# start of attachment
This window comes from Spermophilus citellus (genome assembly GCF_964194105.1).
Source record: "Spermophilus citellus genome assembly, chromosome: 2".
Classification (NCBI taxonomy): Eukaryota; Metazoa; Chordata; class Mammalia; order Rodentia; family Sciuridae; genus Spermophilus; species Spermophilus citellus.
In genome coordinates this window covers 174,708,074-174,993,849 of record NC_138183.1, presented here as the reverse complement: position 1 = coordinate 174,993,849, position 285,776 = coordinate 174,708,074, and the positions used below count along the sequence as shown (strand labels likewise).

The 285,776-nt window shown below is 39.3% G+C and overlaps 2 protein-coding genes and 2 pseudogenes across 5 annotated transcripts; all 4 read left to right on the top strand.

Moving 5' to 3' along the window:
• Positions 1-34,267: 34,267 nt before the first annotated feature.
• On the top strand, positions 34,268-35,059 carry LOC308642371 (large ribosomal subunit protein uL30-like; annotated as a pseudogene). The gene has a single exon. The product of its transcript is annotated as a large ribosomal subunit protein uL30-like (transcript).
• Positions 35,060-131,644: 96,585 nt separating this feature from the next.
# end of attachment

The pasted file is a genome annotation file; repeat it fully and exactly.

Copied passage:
This window comes from Spermophilus citellus (genome assembly GCF_964194105.1).
Source record: "Spermophilus citellus genome assembly, chromosome: 2".
Classification (NCBI taxonomy): Eukaryota; Metazoa; Chordata; class Mammalia; order Rodentia; family Sciuridae; genus Spermophilus; species Spermophilus citellus.
In genome coordinates this window covers 174,708,074-174,993,849 of record NC_138183.1, presented here as the reverse complement: position 1 = coordinate 174,993,849, position 285,776 = coordinate 174,708,074, and the positions used below count along the sequence as shown (strand labels likewise).

The 285,776-nt window shown below is 39.3% G+C and overlaps 2 protein-coding genes and 2 pseudogenes across 5 annotated transcripts; all 4 read left to right on the top strand.

Moving 5' to 3' along the window:
• Positions 1-34,267: 34,267 nt before the first annotated feature.
• On the top strand, positions 34,268-35,059 carry LOC308642371 (large ribosomal subunit protein uL30-like; annotated as a pseudogene). The gene has a single exon. The product of its transcript is annotated as a large ribosomal subunit protein uL30-like (transcript).
• Positions 35,060-131,644: 96,585 nt separating this feature from the next.